Another interesting fact about this Cathedral is that its spire was used by the French Geodesic Expedition in 1739 as a point of reference to establish the arc of the earth. This becomes more relevant when I later visit the monument to the work of these brave scientists at Mitad del Mundo near Quito.

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Iglesias de Cuenca : Catedral de la Inmaculada Concepción (1/3)

We’ve made the most of the four days in Cuenca, the hub of Ecuadorian art and culture. On the absolute top of my list of sights are three fantastic churches we visited. Each offered a distinct experience and was meticulously preserved.

I’ll begin with the largest of all, the  Catedral de la Inmaculada Concepción or the Cathedral of the Immaculate Conception, more commonly called the new Cathedral. Cuenca a city made for walking and its only fit that two of the major churches, this one and the older Iglesia del Sagrario are located across each on opposite sides of the pretty Park Calderon that functions as the old city’s main square.

Despite the massive brickwork walls that you see of the Cathedral as you walk around the city, nothing really prepares you for its sheer size. It reminded me instantly of the Byzantine churches like Aya Sofya that I’d seen in Istanbul. And I wasn’t very wrong, for Juan Batista Stiehle, the German Friar who drew up the plans for this Cathedral was certainly influenced by Byzantine and Romanesque styles. The main altar seemed to be more Baroque revival though, perhaps borrowing from the Baroque School of Quito, which in turned emerged from the extreme skill that native Indian communities had in working wood and metal.

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The cathedral is relatively new. Construction only began in 1885 and went on for a hundred years or so. The story goes that when it first threw its doors open, it could accommodate 9000 people, in a town of 10,000! Beyond its grand scale, certainly its most dominant feature, of special note are the beautiful stained glass windows designed by Spanish artist Guillermo Larrazaba, who was invited to Ecuador for this assignment and then made the country his home, going on to design stained glass in prominent churches across the country.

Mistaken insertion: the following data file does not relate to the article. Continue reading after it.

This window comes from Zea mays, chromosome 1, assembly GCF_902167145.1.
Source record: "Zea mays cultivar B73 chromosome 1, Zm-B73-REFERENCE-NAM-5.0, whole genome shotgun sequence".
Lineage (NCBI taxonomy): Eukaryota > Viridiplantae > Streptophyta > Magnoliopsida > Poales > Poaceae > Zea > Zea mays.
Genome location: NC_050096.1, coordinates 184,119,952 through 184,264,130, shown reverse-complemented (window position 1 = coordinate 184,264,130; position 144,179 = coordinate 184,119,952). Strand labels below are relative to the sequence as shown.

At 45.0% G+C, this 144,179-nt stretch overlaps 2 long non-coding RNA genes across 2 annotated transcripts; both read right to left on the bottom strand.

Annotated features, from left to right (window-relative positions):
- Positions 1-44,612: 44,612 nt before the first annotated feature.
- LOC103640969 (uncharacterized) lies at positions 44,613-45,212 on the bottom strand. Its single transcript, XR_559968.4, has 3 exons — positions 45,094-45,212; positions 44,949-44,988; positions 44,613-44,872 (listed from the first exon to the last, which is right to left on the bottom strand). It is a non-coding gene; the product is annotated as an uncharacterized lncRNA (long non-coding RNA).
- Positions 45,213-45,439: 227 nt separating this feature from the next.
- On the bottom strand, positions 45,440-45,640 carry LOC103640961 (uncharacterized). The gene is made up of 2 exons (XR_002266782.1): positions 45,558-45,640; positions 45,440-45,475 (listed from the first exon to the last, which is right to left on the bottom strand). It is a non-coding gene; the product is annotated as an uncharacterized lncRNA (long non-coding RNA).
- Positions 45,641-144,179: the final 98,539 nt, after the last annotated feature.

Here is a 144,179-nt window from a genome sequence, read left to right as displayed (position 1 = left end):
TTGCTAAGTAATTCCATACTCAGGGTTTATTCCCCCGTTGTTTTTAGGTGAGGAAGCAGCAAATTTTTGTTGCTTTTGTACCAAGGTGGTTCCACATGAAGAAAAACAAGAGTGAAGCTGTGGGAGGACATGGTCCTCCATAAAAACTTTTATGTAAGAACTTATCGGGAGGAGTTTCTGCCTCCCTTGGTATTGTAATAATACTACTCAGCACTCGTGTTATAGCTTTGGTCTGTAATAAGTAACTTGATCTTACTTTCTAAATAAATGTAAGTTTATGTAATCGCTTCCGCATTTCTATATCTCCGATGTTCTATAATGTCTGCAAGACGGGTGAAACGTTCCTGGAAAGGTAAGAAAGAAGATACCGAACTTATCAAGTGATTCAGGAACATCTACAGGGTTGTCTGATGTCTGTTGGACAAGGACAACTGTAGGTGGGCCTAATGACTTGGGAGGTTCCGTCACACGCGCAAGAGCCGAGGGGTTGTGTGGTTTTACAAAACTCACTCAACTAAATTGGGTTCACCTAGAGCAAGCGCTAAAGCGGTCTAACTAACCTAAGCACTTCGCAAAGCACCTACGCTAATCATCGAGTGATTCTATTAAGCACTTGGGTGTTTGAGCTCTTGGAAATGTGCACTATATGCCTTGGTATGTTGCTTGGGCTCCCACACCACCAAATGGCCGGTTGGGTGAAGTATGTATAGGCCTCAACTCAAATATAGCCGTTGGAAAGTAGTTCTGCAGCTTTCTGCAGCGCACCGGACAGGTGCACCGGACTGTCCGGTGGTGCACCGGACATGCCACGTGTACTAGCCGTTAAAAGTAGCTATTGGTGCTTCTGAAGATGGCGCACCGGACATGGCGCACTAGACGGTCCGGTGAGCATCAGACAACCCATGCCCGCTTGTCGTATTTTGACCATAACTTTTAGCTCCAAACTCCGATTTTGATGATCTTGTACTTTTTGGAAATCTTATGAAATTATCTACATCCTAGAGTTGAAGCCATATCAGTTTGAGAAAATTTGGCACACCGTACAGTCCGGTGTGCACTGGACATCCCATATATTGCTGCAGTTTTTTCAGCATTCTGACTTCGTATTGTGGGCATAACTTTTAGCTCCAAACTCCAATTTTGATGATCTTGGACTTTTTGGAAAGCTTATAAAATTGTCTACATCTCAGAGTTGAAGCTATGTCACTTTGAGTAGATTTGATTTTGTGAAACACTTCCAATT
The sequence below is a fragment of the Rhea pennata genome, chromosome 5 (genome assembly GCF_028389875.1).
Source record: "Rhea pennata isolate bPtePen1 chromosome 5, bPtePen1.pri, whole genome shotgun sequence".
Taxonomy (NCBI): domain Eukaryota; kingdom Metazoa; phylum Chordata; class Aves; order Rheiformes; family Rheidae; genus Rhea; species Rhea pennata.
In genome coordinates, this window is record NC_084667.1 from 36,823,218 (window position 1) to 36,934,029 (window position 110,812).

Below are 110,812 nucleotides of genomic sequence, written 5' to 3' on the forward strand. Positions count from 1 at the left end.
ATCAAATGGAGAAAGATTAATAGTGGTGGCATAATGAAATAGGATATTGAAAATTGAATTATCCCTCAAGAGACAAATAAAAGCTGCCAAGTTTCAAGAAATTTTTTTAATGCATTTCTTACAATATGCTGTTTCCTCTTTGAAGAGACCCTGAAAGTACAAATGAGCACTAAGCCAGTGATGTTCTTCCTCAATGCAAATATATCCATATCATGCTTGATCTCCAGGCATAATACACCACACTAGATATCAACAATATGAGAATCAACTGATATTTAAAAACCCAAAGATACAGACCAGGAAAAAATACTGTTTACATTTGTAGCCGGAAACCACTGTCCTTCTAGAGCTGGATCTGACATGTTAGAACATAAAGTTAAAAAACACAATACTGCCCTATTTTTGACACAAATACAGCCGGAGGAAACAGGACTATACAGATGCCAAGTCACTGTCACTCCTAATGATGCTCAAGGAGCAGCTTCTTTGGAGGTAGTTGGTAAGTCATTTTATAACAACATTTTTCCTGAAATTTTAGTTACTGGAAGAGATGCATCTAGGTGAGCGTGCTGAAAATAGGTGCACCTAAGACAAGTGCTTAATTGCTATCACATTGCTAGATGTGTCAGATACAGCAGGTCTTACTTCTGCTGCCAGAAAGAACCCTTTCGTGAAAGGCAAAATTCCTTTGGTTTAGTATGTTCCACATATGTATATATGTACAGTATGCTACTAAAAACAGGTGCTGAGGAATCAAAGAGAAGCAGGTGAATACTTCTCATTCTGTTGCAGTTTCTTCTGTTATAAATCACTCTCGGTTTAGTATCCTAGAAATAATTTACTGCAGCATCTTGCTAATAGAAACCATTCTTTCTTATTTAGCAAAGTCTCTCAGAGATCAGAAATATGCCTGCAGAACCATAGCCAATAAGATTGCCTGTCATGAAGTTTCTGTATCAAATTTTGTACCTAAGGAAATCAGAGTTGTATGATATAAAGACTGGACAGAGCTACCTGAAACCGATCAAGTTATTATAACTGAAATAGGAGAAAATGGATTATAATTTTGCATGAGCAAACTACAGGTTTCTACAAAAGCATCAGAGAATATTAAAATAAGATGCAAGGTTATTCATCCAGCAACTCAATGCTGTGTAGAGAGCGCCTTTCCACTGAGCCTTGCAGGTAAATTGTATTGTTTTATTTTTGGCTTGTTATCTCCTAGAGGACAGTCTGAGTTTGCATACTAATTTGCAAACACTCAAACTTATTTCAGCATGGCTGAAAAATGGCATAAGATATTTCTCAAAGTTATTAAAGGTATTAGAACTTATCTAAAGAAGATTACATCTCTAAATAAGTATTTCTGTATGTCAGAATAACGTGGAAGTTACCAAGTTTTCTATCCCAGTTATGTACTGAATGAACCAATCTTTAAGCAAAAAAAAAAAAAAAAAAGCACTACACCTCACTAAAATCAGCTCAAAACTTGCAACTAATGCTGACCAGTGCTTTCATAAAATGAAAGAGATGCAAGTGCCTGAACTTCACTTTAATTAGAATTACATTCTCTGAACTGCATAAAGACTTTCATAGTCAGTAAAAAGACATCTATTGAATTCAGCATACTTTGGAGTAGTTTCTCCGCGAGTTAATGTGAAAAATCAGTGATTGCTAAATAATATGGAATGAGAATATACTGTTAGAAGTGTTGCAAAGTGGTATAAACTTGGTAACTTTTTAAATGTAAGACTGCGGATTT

The most exciting part of our visit to the New Cathedral was the climb up the tower to the top to see the beautiful domes clad with blue Czech tiles. The climb also sharpened our appreciation for the exquisite brickwork that still holds this magnificent structure together so well. The view of Cuenca from above, with its characteristic red tiled roofs, was a bonus!

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View of Park Calderon from atop the Cathedral

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Cuenca, Ecuador: Night walk

Another city in Ecuador, quite different from Quito. Nestled in a wide valley and not that high altitude-wise, this is a laid back city and a haven for retired expats. That means many more people speak English and it’s rather small, so it’s much easier to get around. We landed here early in the morning and ended up wandering the city for hours waiting for check in time. More on those wonderful and crazy wanderings later. 

After check in and a much needed afternoon nap (call it stone-dead slumber!), we walked to the city centre. Breathtakingly beautiful and full of unexpected sights, Cuenca has stolen my heart in a way that few places have. In addition to the gorgeous churches and squares, endless colonial facades and graffiti, there’s an earthy reality to the city and a sense of pride that is very endearing. 

Here are my shots from our walk around town tonight. Consider them placeholders till I get time to blog in detail about what we are seeing and doing. Much love from Cuenca, Ecuador…..

Stunned by Quito’s old town: Some night clicks

After winding up our event at the Habitat3 conference here in Quito, Ecuador, we tested ourselves to an outing to the old city for dinner. Of course we had read up about the historic centre of the Quito but nothing could prepare us for the sheer unassuming beauty of it. Chok-a-block with people on a Monday night, families and young people out in full swing, the city showed us its lively, warm side tonight. 

We ate at a ‘cafeteria’, an endearing and affordable place full of chattering people where service was prompt and the elevated revolving chairs and continuous platform tip made for a unique experience. And then we stepped out into the stunning streets to see beautifully lit churches, plazas overflowing with life and the happy sounds of little children, a lovely sound and light show playing on the facade of the old theatre building, endless street grids with the lights of the sloping hills twinkling through in the distance. Mesmerised, all we want to do is go back to see historic Quito in daylight. 

Crumbling legacy, so much potential: In Jakarta’s Kota Tua